Tomorrow (if I wait until tomorrow), shall I set to serious work on A Heart So White. The fixed media has been ready some little while, now.

14 July 2019

Trio Done

Gentle Reader, although I myself suggested here, that the sand dance which I wrote for that call long since, is a "bagatelle," that noun does the music an injustice. In fact, it has a wonderful intensity and gravity, so that (we might say) the music has waited for its proper environment, so that its new role as the Arrival Point of  Bicycling Into the Sun (Feel the Burn) is something of an artistic consummation.
Only yesterday, I posted that the trio should be done in a week, so, yes, I am a little surprised (and greatly pleased) that I muscled through, and wrapped it up today.

To recapitulate, I have written three pieces for Ensemble Aubade (fl/va/hp):

Oxygen Footprint, Op.138
Swiss Skis, Op.161
Bicycling Into the Sun, Op.163

I shall soon attend to the alternate version of the Op.163 (with piano)


13 July 2019

The Day's Work

I have brought Bicycling Into the Sun (Feel the Burn) to almost the two-minute mark, so I think the piece should be finished in a week, just by chipping away at it day by day.

And I have added the few slight percussion gestures to Scene 11 of White Nights, and I am now content that the Scene is done.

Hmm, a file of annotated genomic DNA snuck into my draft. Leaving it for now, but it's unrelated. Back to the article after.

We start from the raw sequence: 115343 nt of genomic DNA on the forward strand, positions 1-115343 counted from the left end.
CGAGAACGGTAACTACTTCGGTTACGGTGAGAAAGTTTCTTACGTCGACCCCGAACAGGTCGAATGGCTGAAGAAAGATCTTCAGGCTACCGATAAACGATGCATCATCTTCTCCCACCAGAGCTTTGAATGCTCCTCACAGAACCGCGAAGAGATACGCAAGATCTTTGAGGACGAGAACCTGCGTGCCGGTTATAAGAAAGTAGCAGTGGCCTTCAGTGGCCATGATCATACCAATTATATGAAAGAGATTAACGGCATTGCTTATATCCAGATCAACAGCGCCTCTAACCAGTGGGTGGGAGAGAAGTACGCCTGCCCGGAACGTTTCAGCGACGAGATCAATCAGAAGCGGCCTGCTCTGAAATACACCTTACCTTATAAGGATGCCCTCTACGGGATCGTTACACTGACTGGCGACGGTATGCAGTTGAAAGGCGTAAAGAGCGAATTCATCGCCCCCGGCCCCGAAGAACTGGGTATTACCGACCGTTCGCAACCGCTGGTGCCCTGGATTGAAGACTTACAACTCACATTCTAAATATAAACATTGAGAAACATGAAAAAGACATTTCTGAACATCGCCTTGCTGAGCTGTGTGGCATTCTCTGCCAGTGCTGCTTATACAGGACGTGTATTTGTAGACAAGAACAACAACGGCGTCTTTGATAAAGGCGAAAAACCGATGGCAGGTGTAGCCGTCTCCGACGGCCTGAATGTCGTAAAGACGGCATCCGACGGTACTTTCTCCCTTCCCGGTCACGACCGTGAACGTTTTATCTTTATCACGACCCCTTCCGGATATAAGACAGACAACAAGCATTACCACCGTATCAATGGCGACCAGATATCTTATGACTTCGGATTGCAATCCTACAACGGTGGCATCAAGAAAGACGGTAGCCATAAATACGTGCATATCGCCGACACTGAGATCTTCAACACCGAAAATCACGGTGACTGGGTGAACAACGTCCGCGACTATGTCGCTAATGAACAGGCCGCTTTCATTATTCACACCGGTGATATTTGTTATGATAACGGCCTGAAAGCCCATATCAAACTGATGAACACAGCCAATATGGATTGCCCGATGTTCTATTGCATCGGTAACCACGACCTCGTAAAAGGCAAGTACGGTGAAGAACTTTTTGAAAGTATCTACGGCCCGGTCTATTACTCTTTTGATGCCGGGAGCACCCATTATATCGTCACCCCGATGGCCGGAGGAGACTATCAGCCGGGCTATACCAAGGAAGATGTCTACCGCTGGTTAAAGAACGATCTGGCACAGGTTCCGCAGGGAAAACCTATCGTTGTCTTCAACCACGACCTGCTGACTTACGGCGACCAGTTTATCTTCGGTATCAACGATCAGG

Now that I know exactly where I am with White Nights, my immediate plan is:

1. Finish Bicycling Into the Sun (Feel the Burn).
2. Finish A Heart So White, so that I can get the music to all the participants by the beginning of August.
And then:

3. Wrap up White Nights.




12 July 2019

To Take Stock Before the Home Stretch

Gentle Reader, as noted here, I have come to think of this recovery period in light of an opportunity to concentrate on finishing White Nights.

So, just where am I?

I reconstruct the grand outline thus:

White Nights Outline Rebuilt 12 July 2019

Overture Op75/1 10'30 10'30

Night the First, Scene 1 Op75/2 12'45 23'15
Night the First, Scene 2 Op75/3 06'00 29'15
Night the First, Scene 3a Op75/4 06'00 35'15
Night the First, Scene 3b Op75/5 08'00 43'15

Intermezzo I Op75/6 06'00 49'15

Night the Second, Scene 4 Op75/7 02'30 51'45
Night the Second, Scene 5 Op75/8 13'00 1h4'45
Night the Second, Scene 6 Op75/9 1'30 1h6'15
Night the Second, Scene 7 Op75/10 10'00 1h16'15
Night the Second, Scene 8 Op75/11 09'00 1h25'15
Night the Second, Scene 9 Op75/12 07'30 1h32'45